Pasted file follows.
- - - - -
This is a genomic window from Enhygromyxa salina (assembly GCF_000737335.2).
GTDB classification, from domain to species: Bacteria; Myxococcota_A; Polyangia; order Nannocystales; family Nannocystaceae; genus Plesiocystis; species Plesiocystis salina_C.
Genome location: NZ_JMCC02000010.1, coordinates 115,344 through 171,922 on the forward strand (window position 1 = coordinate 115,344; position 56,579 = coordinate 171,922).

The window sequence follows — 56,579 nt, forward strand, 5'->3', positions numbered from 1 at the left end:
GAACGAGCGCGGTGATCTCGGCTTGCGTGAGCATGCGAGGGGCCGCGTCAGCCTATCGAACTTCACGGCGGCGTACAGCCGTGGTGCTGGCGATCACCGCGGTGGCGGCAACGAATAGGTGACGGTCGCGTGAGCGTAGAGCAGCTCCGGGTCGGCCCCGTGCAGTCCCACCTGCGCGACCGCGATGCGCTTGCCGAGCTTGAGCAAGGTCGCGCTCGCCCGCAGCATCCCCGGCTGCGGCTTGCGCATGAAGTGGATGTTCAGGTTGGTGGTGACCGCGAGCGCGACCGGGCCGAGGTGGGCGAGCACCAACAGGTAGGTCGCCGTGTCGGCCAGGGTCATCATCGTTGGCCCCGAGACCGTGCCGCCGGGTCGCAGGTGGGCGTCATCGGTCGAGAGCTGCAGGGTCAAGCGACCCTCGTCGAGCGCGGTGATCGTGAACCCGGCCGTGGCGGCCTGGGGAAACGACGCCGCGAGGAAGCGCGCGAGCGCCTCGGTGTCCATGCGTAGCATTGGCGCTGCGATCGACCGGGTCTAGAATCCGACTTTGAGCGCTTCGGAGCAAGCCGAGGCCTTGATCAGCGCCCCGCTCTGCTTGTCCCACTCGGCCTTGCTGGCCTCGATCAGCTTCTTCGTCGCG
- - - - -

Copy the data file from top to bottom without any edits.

This is a genomic window from Enhygromyxa salina (assembly GCF_000737335.2).
GTDB classification, from domain to species: Bacteria; Myxococcota_A; Polyangia; order Nannocystales; family Nannocystaceae; genus Plesiocystis; species Plesiocystis salina_C.
Genome location: NZ_JMCC02000010.1, coordinates 115,344 through 171,922 on the forward strand (window position 1 = coordinate 115,344; position 56,579 = coordinate 171,922).

The window sequence follows — 56,579 nt, forward strand, 5'->3', positions numbered from 1 at the left end:
GAACGAGCGCGGTGATCTCGGCTTGCGTGAGCATGCGAGGGGCCGCGTCAGCCTATCGAACTTCACGGCGGCGTACAGCCGTGGTGCTGGCGATCACCGCGGTGGCGGCAACGAATAGGTGACGGTCGCGTGAGCGTAGAGCAGCTCCGGGTCGGCCCCGTGCAGTCCCACCTGCGCGACCGCGATGCGCTTGCCGAGCTTGAGCAAGGTCGCGCTCGCCCGCAGCATCCCCGGCTGCGGCTTGCGCATGAAGTGGATGTTCAGGTTGGTGGTGACCGCGAGCGCGACCGGGCCGAGGTGGGCGAGCACCAACAGGTAGGTCGCCGTGTCGGCCAGGGTCATCATCGTTGGCCCCGAGACCGTGCCGCCGGGTCGCAGGTGGGCGTCATCGGTCGAGAGCTGCAGGGTCAAGCGACCCTCGTCGAGCGCGGTGATCGTGAACCCGGCCGTGGCGGCCTGGGGAAACGACGCCGCGAGGAAGCGCGCGAGCGCCTCGGTGTCCATGCGTAGCATTGGCGCTGCGATCGACCGGGTCTAGAATCCGACTTTGAGCGCTTCGGAGCAAGCCGAGGCCTTGATCAGCGCCCCGCTCTGCTTGTCCCACTCGGCCTTGCTGGCCTCGATCAGCTTCTTCGTCGCG